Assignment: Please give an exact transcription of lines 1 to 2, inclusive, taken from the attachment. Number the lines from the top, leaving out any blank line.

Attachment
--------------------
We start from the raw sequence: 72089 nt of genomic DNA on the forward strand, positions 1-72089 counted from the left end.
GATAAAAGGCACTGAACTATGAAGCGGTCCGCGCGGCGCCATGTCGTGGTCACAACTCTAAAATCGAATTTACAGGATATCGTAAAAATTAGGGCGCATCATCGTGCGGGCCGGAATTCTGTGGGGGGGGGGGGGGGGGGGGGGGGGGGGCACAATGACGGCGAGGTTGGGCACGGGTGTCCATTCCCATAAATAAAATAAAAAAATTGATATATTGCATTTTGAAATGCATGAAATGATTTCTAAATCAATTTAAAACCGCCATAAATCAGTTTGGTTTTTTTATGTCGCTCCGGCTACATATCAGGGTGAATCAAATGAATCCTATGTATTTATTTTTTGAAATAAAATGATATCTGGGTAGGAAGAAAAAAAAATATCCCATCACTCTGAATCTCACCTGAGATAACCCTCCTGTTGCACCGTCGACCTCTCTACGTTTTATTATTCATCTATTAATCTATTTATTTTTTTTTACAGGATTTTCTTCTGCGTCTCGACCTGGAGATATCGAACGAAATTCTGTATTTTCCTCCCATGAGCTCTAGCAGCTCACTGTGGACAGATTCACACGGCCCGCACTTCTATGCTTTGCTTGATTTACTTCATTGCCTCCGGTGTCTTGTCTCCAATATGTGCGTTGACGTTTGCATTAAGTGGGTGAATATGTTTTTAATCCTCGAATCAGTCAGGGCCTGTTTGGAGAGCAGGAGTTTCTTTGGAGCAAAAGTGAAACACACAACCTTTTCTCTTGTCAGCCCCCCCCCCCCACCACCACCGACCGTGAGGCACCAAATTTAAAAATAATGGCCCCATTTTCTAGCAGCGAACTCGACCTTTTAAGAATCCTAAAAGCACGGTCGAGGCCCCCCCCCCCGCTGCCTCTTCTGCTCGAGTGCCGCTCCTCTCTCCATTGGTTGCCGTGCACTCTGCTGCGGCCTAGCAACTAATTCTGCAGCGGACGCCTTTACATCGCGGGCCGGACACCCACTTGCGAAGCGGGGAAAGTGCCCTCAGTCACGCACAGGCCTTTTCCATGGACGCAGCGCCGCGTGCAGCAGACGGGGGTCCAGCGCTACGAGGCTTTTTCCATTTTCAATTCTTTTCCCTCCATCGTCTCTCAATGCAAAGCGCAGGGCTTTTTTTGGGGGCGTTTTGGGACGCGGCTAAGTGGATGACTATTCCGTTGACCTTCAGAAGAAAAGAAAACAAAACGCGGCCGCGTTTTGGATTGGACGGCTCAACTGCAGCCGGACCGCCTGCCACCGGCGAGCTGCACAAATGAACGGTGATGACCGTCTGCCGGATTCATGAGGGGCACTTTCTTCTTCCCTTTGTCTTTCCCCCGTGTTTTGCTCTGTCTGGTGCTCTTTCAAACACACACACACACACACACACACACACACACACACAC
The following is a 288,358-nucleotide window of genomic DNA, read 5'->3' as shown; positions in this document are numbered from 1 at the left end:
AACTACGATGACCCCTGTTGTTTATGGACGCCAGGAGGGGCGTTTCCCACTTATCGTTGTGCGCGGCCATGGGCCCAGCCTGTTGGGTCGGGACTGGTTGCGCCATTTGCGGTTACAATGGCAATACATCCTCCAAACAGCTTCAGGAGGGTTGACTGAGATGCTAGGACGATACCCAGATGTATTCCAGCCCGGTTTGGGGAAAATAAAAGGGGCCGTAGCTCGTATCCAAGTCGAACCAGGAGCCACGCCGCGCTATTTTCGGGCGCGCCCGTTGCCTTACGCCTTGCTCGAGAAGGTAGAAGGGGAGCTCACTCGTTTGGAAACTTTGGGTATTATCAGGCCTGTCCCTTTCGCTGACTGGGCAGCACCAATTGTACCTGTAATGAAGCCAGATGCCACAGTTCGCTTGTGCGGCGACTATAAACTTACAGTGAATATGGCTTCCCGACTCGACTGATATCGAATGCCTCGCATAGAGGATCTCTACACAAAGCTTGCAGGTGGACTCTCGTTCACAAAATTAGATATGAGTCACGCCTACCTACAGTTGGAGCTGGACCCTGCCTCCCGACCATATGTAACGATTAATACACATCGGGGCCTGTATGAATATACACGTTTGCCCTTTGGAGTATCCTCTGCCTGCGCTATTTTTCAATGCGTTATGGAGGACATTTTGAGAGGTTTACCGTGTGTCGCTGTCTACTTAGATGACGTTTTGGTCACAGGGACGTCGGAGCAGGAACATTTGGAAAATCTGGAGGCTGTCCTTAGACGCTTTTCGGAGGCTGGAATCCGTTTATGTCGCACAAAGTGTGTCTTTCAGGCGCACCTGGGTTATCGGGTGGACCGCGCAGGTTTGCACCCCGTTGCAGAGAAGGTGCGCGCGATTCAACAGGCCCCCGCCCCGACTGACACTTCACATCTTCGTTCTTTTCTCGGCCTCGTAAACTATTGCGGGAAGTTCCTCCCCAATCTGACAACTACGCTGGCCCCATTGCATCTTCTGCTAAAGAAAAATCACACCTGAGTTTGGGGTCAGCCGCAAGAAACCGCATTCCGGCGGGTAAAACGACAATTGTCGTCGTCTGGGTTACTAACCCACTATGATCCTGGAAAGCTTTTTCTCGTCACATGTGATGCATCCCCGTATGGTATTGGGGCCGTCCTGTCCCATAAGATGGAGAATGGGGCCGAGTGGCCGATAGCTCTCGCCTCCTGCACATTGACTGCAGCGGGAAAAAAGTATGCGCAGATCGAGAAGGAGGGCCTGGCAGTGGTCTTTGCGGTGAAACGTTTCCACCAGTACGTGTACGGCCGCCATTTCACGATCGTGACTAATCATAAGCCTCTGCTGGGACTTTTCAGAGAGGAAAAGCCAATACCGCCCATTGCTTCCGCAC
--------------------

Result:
We start from the raw sequence: 72089 nt of genomic DNA on the forward strand, positions 1-72089 counted from the left end.
GATAAAAGGCACTGAACTATGAAGCGGTCCGCGCGGCGCCATGTCGTGGTCACAACTCTAAAATCGAATTTACAGGATATCGTAAAAATTAGGGCGCATCATCGTGCGGGCCGGAATTCTGTGGGGGGGGGGGGGGGGGGGGGGGGGGGGCACAATGACGGCGAGGTTGGGCACGGGTGTCCATTCCCATAAATAAAATAAAAAAATTGATATATTGCATTTTGAAATGCATGAAATGATTTCTAAATCAATTTAAAACCGCCATAAATCAGTTTGGTTTTTTTATGTCGCTCCGGCTACATATCAGGGTGAATCAAATGAATCCTATGTATTTATTTTTTGAAATAAAATGATATCTGGGTAGGAAGAAAAAAAAATATCCCATCACTCTGAATCTCACCTGAGATAACCCTCCTGTTGCACCGTCGACCTCTCTACGTTTTATTATTCATCTATTAATCTATTTATTTTTTTTTACAGGATTTTCTTCTGCGTCTCGACCTGGAGATATCGAACGAAATTCTGTATTTTCCTCCCATGAGCTCTAGCAGCTCACTGTGGACAGATTCACACGGCCCGCACTTCTATGCTTTGCTTGATTTACTTCATTGCCTCCGGTGTCTTGTCTCCAATATGTGCGTTGACGTTTGCATTAAGTGGGTGAATATGTTTTTAATCCTCGAATCAGTCAGGGCCTGTTTGGAGAGCAGGAGTTTCTTTGGAGCAAAAGTGAAACACACAACCTTTTCTCTTGTCAGCCCCCCCCCCCCACCACCACCGACCGTGAGGCACCAAATTTAAAAATAATGGCCCCATTTTCTAGCAGCGAACTCGACCTTTTAAGAATCCTAAAAGCACGGTCGAGGCCCCCCCCCCCGCTGCCTCTTCTGCTCGAGTGCCGCTCCTCTCTCCATTGGTTGCCGTGCACTCTGCTGCGGCCTAGCAACTAATTCTGCAGCGGACGCCTTTACATCGCGGGCCGGACACCCACTTGCGAAGCGGGGAAAGTGCCCTCAGTCACGCACAGGCCTTTTCCATGGACGCAGCGCCGCGTGCAGCAGACGGGGGTCCAGCGCTACGAGGCTTTTTCCATTTTCAATTCTTTTCCCTCCATCGTCTCTCAATGCAAAGCGCAGGGCTTTTTTTGGGGGCGTTTTGGGACGCGGCTAAGTGGATGACTATTCCGTTGACCTTCAGAAGAAAAGAAAACAAAACGCGGCCGCGTTTTGGATTGGACGGCTCAACTGCAGCCGGACCGCCTGCCACCGGCGAGCTGCACAAATGAACGGTGATGACCGTCTGCCGGATTCATGAGGGGCACTTTCTTCTTCCCTTTGTCTTTCCCCCGTGTTTTGCTCTGTCTGGTGCTCTTTCAAACACACACACACACACACACACACACACACACACACAC